I was so happy and thankful to represent the rgz community! Woot!
Friday, November 20, 2009
Tuesday, November 17, 2009
Dia and I have arrived in New York City! Last night we partied it up at the Powerhouse Arena. Today we are off to receive the Innovations in Reading Prize from the National Book Foundation for readergirlz! Getting ready to hit Wall Street with my Docs! And we are off!
Friday, November 13, 2009
Friday, November 6, 2009
Wednesday, November 4, 2009
So, the questions: Does teen literature exaggerate the mean girl phenomena too much? If aliens landed on earth and read teen lit (oh my) would they expect to find mini Cordelias wreaking havoc on every high school across America? Are they so prevalent because it just easier to write about mean girls then nice ones? Is teen lit reflecting what is real in this instance or propagating an unfair female stereotype?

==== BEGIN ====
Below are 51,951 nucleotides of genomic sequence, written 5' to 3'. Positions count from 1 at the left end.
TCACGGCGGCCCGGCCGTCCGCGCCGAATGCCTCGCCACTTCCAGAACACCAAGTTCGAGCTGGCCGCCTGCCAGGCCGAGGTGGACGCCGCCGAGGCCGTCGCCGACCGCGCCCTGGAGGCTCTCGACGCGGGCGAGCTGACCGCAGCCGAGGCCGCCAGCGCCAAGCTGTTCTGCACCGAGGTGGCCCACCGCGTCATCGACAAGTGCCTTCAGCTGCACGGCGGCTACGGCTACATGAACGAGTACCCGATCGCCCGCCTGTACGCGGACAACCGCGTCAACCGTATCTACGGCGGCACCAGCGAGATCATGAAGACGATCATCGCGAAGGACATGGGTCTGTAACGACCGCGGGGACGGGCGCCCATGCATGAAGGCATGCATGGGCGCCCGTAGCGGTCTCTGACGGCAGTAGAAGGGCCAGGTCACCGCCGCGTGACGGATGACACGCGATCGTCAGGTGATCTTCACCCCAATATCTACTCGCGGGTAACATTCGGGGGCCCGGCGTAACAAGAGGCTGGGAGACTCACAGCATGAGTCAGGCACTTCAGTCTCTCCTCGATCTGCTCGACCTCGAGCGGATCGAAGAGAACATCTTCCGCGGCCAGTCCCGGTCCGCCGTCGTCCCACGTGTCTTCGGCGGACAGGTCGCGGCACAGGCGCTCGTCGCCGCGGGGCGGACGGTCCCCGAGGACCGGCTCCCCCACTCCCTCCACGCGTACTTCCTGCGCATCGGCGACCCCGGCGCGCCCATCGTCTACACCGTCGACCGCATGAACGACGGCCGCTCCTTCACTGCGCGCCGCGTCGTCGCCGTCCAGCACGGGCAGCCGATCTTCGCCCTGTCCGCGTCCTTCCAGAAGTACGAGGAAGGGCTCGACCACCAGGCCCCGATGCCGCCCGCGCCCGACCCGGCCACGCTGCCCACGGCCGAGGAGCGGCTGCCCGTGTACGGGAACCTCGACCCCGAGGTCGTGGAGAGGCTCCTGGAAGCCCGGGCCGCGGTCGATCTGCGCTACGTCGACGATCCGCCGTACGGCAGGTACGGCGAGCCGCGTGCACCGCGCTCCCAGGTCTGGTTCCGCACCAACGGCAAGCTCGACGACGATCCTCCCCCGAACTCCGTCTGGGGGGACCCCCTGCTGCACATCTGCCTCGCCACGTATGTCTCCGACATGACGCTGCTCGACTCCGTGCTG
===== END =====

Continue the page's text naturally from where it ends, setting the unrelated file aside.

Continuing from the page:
"I'm not a sociologist, but I've read Queen Bees and Wannabes by Rosalind Wiseman and Odd Girl Out by Rachel Simmons. I believe the nonfiction conclusion that girls leverage power in a very different way than boys. Rather than plain facts and fists, girls use words and withhold them to manipulate.
I do remember certain mean girls throughout my school experience, and I've witnessed them in my teen daughters' as well. Anti-bully programs are popular in the public school system in our area. I'm assuming both sexes are addressed.